Road deaths fall to 16-year low

Photo: CTK

The number of traffic deaths on Czech roads in 2006 dipped below 1,000, for the first time in 16 years, according to preliminary statistics released by the Czech Ministry of Transport. Police and politicians say this decline is due to the introduction last year of a so-called "points system", penalizing drivers who break the law by putting "points" on their record.

Photo: CTK
About 225,000 Czechs got points put on their driver's licenses in the second half of 2006, for infractions such as driving under the influence of alcohol, and speeding. The result, experts say, is a significant drop in the number of traffic fatalities: 951, or 177 fewer than in the preceding year.

When the law took effect last July 1, drivers were put on notice that they are being observed by police and may be penalized for violations, says Josef Mikulik, director of the Transport Research Centre.

"I think the mere existence of the points system has a strong effect on drivers. For example, before this new law, about 40-45% of drivers, and even fewer passengers, wore seatbelts. Now 75% of drivers and passengers wear seatbelts."

Preliminary numbers show points were most commonly given for minor speeding violations, ignoring STOP signs, and failing to switch on headlights.

Photo: CTK
Since its passage, the points system has become a political flashpoint, with some lawmakers and drivers' groups arguing that it is too punitive, while others have suggested the law should be strengthened. Josef Mikulik hopes no amendments will be made for at least a year, so that his group has enough data to analyze the strengths and weaknesses of the system.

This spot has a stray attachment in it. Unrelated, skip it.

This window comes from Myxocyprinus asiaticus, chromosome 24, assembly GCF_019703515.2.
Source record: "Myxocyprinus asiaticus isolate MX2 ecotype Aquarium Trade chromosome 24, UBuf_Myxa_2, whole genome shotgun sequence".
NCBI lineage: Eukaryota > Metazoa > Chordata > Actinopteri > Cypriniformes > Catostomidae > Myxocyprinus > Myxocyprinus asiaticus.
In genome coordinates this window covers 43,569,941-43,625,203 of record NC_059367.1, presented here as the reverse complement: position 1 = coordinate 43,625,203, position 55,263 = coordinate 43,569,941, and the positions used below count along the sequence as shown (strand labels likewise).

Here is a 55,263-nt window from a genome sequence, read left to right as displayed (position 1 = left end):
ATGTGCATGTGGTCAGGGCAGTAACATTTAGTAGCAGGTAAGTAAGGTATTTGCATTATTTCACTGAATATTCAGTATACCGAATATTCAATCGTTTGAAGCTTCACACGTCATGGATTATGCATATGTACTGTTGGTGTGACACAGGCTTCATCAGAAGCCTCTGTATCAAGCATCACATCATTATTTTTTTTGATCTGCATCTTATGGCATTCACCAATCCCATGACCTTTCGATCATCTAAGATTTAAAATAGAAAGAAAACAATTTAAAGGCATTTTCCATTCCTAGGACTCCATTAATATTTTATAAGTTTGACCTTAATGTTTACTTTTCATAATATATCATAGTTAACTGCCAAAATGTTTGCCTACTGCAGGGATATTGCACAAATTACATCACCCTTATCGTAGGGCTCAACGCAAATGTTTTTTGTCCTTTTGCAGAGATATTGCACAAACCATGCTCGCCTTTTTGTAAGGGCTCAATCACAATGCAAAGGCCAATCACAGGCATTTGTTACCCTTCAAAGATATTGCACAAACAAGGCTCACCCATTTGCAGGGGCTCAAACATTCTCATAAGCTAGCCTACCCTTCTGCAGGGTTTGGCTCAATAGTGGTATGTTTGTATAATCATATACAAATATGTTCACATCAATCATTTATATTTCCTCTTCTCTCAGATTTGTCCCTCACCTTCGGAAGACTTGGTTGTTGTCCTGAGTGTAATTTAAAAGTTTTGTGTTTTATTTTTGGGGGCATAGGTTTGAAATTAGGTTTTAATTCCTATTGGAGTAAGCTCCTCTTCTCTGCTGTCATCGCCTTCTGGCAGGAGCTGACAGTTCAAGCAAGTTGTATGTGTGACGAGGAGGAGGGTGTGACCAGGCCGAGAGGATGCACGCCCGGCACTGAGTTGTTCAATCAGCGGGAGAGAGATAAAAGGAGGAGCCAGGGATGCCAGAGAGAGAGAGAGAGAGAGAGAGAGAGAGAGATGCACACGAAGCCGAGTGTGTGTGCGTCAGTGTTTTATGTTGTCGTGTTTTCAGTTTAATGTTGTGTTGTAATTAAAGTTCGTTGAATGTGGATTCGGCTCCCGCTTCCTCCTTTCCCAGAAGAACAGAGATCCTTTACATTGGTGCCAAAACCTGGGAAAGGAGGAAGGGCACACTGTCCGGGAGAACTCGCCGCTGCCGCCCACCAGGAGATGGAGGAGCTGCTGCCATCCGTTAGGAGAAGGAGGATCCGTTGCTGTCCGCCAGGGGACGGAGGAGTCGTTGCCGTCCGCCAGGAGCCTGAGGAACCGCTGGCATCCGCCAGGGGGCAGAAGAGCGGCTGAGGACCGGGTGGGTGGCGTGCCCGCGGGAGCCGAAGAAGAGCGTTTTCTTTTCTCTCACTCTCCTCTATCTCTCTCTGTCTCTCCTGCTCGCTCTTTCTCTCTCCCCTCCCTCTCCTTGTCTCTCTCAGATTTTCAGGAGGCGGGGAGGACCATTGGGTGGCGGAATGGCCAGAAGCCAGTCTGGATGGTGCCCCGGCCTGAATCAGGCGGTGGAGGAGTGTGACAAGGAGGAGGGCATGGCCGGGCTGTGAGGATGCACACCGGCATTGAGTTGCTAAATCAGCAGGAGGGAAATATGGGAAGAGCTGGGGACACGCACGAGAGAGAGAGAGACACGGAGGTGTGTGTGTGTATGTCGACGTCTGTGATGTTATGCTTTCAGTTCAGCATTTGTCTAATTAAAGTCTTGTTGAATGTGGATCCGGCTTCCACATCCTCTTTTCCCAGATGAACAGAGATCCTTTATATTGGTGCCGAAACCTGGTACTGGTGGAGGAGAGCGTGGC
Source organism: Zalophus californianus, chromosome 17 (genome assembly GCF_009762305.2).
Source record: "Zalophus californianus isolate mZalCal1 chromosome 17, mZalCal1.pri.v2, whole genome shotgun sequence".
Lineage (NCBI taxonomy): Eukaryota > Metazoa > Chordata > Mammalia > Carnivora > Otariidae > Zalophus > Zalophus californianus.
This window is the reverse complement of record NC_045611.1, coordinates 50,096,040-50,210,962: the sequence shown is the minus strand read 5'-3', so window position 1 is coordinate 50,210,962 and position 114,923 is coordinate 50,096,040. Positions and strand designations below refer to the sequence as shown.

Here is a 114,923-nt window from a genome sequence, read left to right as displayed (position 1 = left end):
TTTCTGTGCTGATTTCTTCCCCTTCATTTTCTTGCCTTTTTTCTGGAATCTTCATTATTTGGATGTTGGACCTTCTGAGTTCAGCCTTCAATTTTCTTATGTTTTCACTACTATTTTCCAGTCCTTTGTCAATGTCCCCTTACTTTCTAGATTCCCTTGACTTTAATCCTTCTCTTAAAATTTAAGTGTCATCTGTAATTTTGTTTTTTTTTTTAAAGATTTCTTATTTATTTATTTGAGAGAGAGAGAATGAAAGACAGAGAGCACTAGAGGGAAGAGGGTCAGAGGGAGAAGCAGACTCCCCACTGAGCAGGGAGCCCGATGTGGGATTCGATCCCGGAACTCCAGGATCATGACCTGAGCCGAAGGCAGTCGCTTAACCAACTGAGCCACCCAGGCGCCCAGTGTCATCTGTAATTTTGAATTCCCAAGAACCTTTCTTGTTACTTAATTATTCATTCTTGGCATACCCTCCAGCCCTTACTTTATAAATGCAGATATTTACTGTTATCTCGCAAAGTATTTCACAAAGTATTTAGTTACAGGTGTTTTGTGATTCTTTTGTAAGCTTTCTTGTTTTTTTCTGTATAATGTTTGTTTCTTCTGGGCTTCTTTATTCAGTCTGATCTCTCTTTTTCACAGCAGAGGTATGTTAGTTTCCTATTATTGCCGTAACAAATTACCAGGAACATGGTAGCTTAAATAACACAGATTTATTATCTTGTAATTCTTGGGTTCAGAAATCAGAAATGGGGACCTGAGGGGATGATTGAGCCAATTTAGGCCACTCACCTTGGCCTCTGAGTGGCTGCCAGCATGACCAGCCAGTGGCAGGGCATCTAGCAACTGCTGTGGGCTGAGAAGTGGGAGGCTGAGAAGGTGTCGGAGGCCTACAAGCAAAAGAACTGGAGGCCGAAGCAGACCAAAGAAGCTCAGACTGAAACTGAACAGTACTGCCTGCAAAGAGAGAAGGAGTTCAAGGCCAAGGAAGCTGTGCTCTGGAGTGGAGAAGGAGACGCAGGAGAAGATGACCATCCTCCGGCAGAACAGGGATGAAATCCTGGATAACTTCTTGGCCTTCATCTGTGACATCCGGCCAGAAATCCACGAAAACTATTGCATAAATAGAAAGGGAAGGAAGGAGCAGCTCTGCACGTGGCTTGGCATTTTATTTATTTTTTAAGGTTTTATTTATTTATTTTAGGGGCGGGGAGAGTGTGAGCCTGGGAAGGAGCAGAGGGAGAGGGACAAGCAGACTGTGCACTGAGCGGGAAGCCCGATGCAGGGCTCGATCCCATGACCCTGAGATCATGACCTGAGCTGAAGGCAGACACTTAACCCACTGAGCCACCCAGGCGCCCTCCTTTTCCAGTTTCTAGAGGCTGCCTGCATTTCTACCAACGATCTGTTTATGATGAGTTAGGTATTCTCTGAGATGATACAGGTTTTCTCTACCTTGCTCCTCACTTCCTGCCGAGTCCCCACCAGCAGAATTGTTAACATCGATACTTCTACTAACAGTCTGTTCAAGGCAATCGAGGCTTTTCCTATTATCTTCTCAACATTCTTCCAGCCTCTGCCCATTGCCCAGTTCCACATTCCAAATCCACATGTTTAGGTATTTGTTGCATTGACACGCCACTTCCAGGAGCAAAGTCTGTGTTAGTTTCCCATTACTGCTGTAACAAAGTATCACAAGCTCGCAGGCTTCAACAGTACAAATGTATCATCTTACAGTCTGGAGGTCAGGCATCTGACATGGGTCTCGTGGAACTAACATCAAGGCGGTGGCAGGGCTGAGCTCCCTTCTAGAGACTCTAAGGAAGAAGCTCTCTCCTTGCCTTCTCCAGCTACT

In the area of enforcement, however, Mikulik says Czech police are at a disadvantage.

"Police here are missing one basic tool which they have in other countries: devices to measure a driver's speed automatically. The software is there, but unfortunately there is a statute which says people cannot be made to testify against their relatives. So any driver can say, 'Yes, my car went too fast but I wasn't the one driving, a relative was, and I won't tell you which one it was.'"

There has also been the matter of some police not setting a good example. Police President Vladislav Husak has already been caught speeding twice. A very poor role model, says Josef Mikulik

"If the police president, the highest law enforcement officer in the land doesn't himself follow the law he supported. Well, it's really a mockery of the law and in other countries I think he would have to stand down. I can't think of a worse example for our citizens than what the police president did."

With under 1,000 deaths on its roads in 2006, the Czech Republic has markedly reduced its accident rate. Still there is a great deal of room for improvement. Sweden, for example, with just a million people fewer than the Czech Republic, reported only 49 fatalities last year.